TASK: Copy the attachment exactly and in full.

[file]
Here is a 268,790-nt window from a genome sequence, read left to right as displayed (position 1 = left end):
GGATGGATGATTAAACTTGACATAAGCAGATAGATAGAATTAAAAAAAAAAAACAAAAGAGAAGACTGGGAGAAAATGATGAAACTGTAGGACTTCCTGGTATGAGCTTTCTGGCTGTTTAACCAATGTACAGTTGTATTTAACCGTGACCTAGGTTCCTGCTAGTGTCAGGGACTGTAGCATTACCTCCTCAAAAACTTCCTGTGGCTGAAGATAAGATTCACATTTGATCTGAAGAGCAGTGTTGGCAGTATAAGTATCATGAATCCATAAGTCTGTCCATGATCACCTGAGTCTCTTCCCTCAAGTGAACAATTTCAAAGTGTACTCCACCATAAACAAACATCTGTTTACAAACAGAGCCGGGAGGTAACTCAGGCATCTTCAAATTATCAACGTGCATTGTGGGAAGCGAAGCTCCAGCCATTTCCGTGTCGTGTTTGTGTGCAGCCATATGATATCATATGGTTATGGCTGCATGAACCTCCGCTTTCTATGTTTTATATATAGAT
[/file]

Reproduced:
Here is a 268,790-nt window from a genome sequence, read left to right as displayed (position 1 = left end):
GGATGGATGATTAAACTTGACATAAGCAGATAGATAGAATTAAAAAAAAAAAACAAAAGAGAAGACTGGGAGAAAATGATGAAACTGTAGGACTTCCTGGTATGAGCTTTCTGGCTGTTTAACCAATGTACAGTTGTATTTAACCGTGACCTAGGTTCCTGCTAGTGTCAGGGACTGTAGCATTACCTCCTCAAAAACTTCCTGTGGCTGAAGATAAGATTCACATTTGATCTGAAGAGCAGTGTTGGCAGTATAAGTATCATGAATCCATAAGTCTGTCCATGATCACCTGAGTCTCTTCCCTCAAGTGAACAATTTCAAAGTGTACTCCACCATAAACAAACATCTGTTTACAAACAGAGCCGGGAGGTAACTCAGGCATCTTCAAATTATCAACGTGCATTGTGGGAAGCGAAGCTCCAGCCATTTCCGTGTCGTGTTTGTGTGCAGCCATATGATATCATATGGTTATGGCTGCATGAACCTCCGCTTTCTATGTTTTATATATAGAT